••• Tax & Spending •••

Subsidies Do Not Equal Economic Growth in Kansas

Kansas Governor Laura Kelly and Lieutenant Governor David Toland have used high investments in Kansas to argue for a booming economy. These claims should be taken with a grain of salt.

Much of the investment has been bought through government subsidies in the form of bonds. Schwan’s new pizza plant in Salina is financed by $600 million in industrial revenue bonds – a form of tax-exempt securities. Another $77.5 million in industrial revenue bonds has financed Medline Industries’ expansion in Bonner Springs. While these numbers may seem good on the surface, subsidies can skew decision making the free market – sometimes in a direction that doesn’t lead to growth in the future. At the end of the day, making investment decisions is a multi-billion dollar industry that often comes out wrong for the Wall Street-type professionals who do it for a living. What makes Kansas governments think they’re better at finding opportunities than professionals? Too many politicians assume they’re better at picking winners while also balancing roads, police, social services, and the like.

It should also be said at the top – subsidies come out of taxpayers’ wallets and is money that could be put towards other programs or left with the taxpayers, to begin with. In some cases, taxpayers foot the bill for a company’s expansion. A Cabela’s in Wichita which opened in a STAR Bonds district in the northeast part of the city ended up paying $2 million out of its $35 million annual sales to pay off the STAR Bond debt of nearby stores.  It’s also worth pointing out that David Toland is also the Commerce Secretary “responsible” for many of the economic packages handed out by the state.

This isn’t even mentioning Kansas’ awful record with subsidies – particularly STAR bonds. In a 2020 KPI report analyzing STAR Bonds in Wichita, the subsidies “had no measurable effect on the persistent decline of business and job growth in downtown Wichita” and the STAR bond-funded Greenwich project experienced growth that “would have happened anyway” if not through them. These subsidies don’t even keep businesses in Kansas: Cerner announced earlier this year that they are leaving their STAR-bond funded campus, contradicting subsidy-advocates’ claims that those jobs and GDP will stay in the long run.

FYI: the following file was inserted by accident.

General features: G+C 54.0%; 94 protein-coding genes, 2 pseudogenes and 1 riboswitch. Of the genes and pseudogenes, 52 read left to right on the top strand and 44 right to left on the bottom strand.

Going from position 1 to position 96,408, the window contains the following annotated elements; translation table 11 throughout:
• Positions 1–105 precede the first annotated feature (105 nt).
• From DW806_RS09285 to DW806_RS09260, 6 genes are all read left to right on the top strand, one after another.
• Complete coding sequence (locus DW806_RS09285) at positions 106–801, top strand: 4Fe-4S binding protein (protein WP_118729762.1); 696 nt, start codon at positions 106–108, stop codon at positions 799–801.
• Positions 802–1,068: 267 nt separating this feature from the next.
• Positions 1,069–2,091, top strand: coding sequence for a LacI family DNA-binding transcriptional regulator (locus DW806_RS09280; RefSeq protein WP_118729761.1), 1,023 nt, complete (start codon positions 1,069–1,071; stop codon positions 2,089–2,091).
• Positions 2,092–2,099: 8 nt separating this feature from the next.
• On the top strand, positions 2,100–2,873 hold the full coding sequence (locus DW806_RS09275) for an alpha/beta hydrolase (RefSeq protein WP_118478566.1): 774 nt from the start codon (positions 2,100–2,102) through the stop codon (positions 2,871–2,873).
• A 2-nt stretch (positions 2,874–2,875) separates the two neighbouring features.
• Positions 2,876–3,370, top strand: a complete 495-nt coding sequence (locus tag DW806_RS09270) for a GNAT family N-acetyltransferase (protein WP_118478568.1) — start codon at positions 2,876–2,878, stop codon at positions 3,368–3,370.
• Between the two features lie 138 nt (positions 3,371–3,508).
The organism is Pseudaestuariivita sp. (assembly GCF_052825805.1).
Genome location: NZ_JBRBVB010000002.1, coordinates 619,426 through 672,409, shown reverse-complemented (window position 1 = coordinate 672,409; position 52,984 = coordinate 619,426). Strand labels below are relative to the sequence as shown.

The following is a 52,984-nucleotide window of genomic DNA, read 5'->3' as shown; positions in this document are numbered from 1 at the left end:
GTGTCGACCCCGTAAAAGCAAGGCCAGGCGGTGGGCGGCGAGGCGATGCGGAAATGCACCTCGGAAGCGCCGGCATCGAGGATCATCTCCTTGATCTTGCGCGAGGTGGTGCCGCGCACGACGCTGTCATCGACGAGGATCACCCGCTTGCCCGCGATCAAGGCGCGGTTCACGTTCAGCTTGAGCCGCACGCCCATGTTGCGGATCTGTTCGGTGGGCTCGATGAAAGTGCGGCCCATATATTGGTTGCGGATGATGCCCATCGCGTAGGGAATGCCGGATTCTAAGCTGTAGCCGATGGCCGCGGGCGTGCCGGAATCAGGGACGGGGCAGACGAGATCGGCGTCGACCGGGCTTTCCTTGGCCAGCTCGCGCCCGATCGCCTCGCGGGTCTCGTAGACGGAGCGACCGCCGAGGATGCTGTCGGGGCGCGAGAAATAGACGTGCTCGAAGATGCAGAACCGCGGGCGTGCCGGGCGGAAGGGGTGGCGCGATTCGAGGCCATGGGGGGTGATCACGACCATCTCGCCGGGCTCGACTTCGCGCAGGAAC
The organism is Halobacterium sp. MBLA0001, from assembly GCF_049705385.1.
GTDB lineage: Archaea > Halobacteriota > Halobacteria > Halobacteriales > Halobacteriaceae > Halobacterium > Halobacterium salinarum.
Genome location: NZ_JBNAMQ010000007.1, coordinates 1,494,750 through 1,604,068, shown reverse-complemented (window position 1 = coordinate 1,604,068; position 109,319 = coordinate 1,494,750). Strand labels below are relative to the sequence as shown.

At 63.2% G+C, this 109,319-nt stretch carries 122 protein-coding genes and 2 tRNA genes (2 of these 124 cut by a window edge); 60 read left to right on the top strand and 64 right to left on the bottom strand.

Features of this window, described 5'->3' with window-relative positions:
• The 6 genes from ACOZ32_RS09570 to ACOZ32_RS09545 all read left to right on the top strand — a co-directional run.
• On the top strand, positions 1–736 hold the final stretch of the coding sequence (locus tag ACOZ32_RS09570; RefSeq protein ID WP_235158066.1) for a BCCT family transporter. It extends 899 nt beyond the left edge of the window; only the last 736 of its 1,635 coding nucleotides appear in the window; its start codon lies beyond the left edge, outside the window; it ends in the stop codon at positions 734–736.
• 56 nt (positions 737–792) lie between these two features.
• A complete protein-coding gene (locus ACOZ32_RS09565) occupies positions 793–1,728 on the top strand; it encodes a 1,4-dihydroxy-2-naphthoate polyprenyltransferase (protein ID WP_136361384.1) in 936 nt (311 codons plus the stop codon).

Another of Topeka’s favorite subsidies – Promoting Employment Across Kansas (PEAK) – does no such thing either. A 2017 analysis by Nathan Jensen with the Kauffman Foundation found that there was little evidence that Kansas bond recipients experienced a significant boost and employment compared to non-peak recipients. Jensen recently reported that 75% of companies awarded incentives in the Kansas City area would have made “similar investment regardless of the public subsidy.”

Subsidies have a chance to go unpaid, like the $74.8 million in outstanding bonds the state lost when the Schlitterbahn Waterpark closed in 2019 – for tragic reasons that have nothing to do with the STAR bonds or politics. However, this situation is representative of how unpredictable an investment could be and the financial risk the state takes on every time it finances a project.

Even if these subsidies were working for a positive, tangible difference, the Kansas economy isn’t booming. Kansas is still down 32,000 jobs since January 2020 and won’t return to pre-pandemic job levels until mid-to-late 2022 – especially with a continually slowing job creation rate. Compared to other states, Kansas is 20th in job recovery from the pandemic. Even before the pandemic, Kansas had the 6th worst rate of private job creation in the country.

Long-term economic growth emerges from a natural abundance of economic opportunity. These conditions can be achieved or made better through low taxation and regulatory ease. Kansas currently has some of the highest effective tax rates on mature businesses, with much of that money going to pay business subsidies. Keeping a business such as Cerner in Kansas means making the state more competitive compared to lower costs of doing business in nearby states like Missouri. Another factor is keeping the cost of living low in Kansas so that people have more money to spend on local businesses and other goods in the state.

Politicians – of both parties – routinely attempt to paper over these facts by giving taxpayer money to well-connected businesses so they could tout economic development in their districts. But, we shouldn’t applaud when governments take our money, give it to their friends, and then expect our surprise and support at a ribbon-cutting.